Stebmo – Stebmo (2008)
FLAC (tracks+.cue) | Tracks: 9 | Playtime: 00:36:37 | Size: 195.4 MB
Genre: Fusion, Avant-Garde Jazz | Label: Invada | Cat#: INV060CD
This is the first solo record from Steve Moore; no this is not the same Steve Moore that is half of the soundscape group Zombi, but rather this is the multi instrumentalist that one can hear and see with Earth since their “comeback” album Hex: Or Printing in the Infernal Method. Stebmo is Steve Moore’s first solo album after working for a number of years with a varied list of other artists like Sunn 0))), the aforementioned Earth, Sufjan Stevens, and others. After seeing Moore recently playing with Earth, my interest in this solo record is definitely higher than prior but only because seeing this album on the Earth merchandise table gave me an “a-ha” moment that I will privately never live down for my ignorance.
Stebmo comes across at first as some nouveau smoky jazz club offering, or at least how I would expect a smoky jazz club to sound as New York and Pennsylvania do not allow smoking in their “clubs” or bars (and New Jersey really does not have such a thing regardless of what people might tell you). This jazzy sound is solid and without the schmaltzy overtones that some white boy jazz has, while at the same time adding some subtle distorted drones and other such additional guitar work from time to time. Many of the pieces contain tasteful piano or keyboard melodies that anchor many of the arrangements while the usual menagerie of musicians ply their wares with drums, trumpets, guitars, trombones, clarinets, and the occasional banjo ukulele (although I am surprised by the lack of saxophones on a more jazz influenced record but that might just be me). Considering Moore’s contributions to Earth, Stebmo is not completely shocking for any reason other than the relatively brief moments that each song occupies on the album; when the only prior exposure that one has to an artist is lengthier tracks, a just over two minute long wistful piano excursion, like on “Rathdrum” or an under two minute long piano piece like “Work” come as a bit of a shock.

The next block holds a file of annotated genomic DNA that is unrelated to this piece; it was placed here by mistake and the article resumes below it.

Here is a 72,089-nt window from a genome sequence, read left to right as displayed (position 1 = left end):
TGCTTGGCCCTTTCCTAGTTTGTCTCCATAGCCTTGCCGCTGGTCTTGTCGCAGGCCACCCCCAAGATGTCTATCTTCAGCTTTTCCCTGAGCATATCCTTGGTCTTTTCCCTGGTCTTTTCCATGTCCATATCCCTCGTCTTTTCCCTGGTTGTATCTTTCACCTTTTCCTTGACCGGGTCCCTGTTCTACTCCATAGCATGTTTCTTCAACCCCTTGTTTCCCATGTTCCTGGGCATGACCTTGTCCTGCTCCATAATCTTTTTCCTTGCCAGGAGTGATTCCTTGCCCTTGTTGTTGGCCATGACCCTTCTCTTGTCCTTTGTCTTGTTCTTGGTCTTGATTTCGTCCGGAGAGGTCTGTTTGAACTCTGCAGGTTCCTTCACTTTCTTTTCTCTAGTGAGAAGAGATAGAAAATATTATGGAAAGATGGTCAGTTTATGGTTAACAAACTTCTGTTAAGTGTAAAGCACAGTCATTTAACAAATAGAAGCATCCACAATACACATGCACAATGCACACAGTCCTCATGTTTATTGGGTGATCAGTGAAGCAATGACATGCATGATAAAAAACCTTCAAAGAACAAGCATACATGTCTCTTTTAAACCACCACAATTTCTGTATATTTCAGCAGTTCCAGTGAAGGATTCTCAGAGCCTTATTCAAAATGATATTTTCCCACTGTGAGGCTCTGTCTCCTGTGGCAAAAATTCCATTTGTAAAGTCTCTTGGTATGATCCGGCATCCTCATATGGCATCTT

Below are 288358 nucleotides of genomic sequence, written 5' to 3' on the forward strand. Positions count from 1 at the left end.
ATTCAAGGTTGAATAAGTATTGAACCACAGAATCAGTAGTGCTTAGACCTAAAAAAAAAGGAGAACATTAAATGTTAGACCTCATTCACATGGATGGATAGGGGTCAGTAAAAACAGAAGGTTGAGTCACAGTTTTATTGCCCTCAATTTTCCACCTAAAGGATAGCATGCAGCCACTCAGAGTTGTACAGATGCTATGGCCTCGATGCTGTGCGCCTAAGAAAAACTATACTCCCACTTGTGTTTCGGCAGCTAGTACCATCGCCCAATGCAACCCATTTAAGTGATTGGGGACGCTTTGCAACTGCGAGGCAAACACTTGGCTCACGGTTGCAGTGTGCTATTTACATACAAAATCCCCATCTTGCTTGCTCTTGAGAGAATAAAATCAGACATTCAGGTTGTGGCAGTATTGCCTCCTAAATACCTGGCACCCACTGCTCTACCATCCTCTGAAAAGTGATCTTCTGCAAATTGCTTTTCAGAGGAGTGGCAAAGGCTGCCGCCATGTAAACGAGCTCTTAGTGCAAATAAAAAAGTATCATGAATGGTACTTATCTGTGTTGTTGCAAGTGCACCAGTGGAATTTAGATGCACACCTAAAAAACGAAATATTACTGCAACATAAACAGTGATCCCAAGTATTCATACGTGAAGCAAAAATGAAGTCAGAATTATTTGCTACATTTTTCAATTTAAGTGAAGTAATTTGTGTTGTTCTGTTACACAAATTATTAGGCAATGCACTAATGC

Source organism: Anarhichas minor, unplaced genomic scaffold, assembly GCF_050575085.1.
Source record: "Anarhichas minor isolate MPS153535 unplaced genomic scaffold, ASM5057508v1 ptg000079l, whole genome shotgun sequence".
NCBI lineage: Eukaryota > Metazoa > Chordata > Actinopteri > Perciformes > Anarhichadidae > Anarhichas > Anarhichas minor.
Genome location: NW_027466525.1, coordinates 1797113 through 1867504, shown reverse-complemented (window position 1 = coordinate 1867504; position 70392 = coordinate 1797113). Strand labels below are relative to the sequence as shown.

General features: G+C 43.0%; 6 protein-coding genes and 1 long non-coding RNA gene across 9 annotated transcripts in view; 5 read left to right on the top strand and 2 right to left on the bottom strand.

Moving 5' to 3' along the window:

Steve Moore and company give listeners quite the mellow offering while at the same time the record is soothing. Stebmo certainly is not boring, but the album is very sublime and offers a respite from the noise that might be invading listener’s ears at the present. The arrangements are all superbly tasteful, and Stebmo as a whole is very cohesive with seamless transitions and effortless passes into new songs. I am not sure how long it took for Moore to write this record, but it certainly seems as though he spent quite a long while refining it while still maintaining that jazzy feel. The album reminds me of jazz without all of the noodling improvisation that can be overbearing at times, and I would recommend this to anyone in need of a calming respite from the usually harshness that may or may not plague one’s (like me) speakers.
01. Waiting Game (Moore) – 4:37
02. Blind Ross (Moore) – 3:38
03. Rathdrum (Moore) – 2:02
04. Holding Pattern (Moore) – 3:43
05. Happy Ending (Moore) – 4:21
06. Majika (Martine) – 3:34
07. Dark Circles (Moore) – 7:04
08. Work (Moore) – 1:41
09. Tough Luck (Wieselman) – 5:57
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